The BPF says it has always taken a responsible leadership position on the subject of plastic waste. It was the first plastics industry organisation outside North America to implement Operation Clean Sweep ( an initiative to prevent the loss of tiny plastic pellets from the manufacturing process into watercourses. In 2017 a greater proportion of the industry signed up to this scheme in the UK than in any other European country.

In the past couple of years it has also launched a marine litter platform, signed up to the UK Plastics Pact ( and published Plastics: A Vision for a Circular Economy), which identifies what needs to happen to stop plastic packaging going to landfill by 2030 and to minimise plastic waste entering the sea.

It is in its very nature for the plastics industry to be highly innovative and it has recently put a lot of effort into researching packaging that is easier to recycle. In 2019, eight new research projects supported by the Plastics Research Innovation Fund ( will explore alternatives to fossil fuelbased materials, material lifecycles and how to use technology to reclaim or break down plastics.

Law would like the positive contribution that plastics make to the environment, particularly by lightweighting goods and transport, to be more widely known.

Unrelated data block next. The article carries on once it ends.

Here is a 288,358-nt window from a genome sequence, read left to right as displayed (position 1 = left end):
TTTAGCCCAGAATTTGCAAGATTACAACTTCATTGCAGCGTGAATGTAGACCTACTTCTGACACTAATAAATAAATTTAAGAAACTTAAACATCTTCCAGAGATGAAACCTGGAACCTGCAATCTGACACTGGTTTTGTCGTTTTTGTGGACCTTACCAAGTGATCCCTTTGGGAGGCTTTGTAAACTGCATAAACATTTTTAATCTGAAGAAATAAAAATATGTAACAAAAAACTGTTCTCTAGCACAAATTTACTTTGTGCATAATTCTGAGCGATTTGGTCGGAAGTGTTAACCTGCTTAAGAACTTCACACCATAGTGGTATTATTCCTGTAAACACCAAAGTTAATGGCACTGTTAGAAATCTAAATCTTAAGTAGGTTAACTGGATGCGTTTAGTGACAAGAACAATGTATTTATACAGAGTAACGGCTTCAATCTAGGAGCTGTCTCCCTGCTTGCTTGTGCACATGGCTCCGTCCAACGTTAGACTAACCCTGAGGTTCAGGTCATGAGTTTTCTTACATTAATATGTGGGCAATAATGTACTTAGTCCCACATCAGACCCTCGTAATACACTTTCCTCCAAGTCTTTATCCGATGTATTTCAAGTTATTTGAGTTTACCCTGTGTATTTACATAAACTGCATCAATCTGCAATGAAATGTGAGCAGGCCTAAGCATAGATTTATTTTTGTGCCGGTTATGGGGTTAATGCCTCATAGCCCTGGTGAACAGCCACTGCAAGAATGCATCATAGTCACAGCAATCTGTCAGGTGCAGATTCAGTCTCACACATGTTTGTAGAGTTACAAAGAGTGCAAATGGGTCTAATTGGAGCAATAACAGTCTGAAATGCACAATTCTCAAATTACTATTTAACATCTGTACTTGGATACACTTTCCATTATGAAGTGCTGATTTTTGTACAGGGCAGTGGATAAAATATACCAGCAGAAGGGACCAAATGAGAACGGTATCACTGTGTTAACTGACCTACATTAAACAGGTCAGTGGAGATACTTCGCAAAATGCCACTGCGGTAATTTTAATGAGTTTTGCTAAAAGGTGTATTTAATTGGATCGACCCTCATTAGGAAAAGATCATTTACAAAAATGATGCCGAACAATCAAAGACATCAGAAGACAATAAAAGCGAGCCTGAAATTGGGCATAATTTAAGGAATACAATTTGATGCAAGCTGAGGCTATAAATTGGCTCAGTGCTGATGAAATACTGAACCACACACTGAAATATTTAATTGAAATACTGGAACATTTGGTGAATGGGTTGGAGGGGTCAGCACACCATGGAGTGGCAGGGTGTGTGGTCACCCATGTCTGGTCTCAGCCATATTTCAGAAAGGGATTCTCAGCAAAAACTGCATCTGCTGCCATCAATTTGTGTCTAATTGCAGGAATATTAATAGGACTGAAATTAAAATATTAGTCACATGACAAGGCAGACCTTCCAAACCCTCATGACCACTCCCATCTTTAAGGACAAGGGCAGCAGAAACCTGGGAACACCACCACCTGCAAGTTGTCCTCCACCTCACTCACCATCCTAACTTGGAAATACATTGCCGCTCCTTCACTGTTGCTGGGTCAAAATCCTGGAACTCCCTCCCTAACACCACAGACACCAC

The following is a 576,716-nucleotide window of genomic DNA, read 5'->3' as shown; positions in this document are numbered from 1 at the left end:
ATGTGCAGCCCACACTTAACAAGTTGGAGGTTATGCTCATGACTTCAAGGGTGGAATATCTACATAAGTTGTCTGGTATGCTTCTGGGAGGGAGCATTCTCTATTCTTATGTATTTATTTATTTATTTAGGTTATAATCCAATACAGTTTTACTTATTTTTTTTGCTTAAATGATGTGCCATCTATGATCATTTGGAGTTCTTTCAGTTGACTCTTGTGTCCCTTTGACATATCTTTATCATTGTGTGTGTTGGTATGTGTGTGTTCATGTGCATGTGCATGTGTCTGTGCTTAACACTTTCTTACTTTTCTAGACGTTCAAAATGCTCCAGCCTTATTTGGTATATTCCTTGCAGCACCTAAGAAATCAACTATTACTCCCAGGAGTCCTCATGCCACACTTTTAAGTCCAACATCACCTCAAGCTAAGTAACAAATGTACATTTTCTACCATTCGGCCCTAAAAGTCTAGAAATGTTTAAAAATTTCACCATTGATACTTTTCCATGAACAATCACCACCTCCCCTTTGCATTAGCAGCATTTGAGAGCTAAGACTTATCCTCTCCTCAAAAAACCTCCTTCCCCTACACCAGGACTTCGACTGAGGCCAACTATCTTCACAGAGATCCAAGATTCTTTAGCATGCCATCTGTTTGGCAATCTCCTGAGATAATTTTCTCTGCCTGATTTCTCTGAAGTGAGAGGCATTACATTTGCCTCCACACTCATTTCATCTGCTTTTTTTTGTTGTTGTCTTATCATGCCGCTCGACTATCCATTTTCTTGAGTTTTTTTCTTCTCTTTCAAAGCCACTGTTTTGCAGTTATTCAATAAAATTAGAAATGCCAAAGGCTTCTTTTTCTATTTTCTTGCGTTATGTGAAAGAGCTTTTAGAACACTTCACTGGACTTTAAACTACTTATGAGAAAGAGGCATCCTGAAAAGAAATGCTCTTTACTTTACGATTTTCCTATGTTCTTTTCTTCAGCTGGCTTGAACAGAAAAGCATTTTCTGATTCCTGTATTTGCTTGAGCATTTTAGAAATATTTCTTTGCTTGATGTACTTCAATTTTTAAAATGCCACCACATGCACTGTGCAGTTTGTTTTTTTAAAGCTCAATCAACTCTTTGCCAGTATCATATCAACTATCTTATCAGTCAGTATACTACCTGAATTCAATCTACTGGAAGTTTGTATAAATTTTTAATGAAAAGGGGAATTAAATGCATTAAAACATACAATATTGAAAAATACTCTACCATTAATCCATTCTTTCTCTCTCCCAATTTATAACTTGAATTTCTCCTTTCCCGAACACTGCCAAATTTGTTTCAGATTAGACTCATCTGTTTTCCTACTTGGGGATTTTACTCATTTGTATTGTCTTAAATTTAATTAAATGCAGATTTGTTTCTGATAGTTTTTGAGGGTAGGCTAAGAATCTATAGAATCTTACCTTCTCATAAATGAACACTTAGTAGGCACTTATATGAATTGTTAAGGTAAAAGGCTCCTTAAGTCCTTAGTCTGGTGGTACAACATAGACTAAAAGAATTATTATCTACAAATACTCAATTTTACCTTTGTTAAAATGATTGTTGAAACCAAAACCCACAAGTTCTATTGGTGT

“There is also an opportunity to build upon our overseas trade relations and the favourability with which the UK and its technology is received in overseas markets,” he said.

A brighter 2019?

Overall, the industry is optimistic. According to the BPF’s latest six-monthly business conditions survey, published in summer 2018, most plastics companies think turnover and domestic sales will rise in the next 12 months and are planning to recruit and to invest in plant and equipment.

However, in common with most of the manufacturing sector, Brexit is causing significant business uncertainty. This predominantly affects companies’ ability to attract and attain skilled staff, since a significant proportion are non-UK EU citizens, but also in relation to the EU’s complex regulatory regime on chemicals.

The next year will therefore be a key one for the plastics industry, as well as the many businesses and sectors that rely on the products it produces.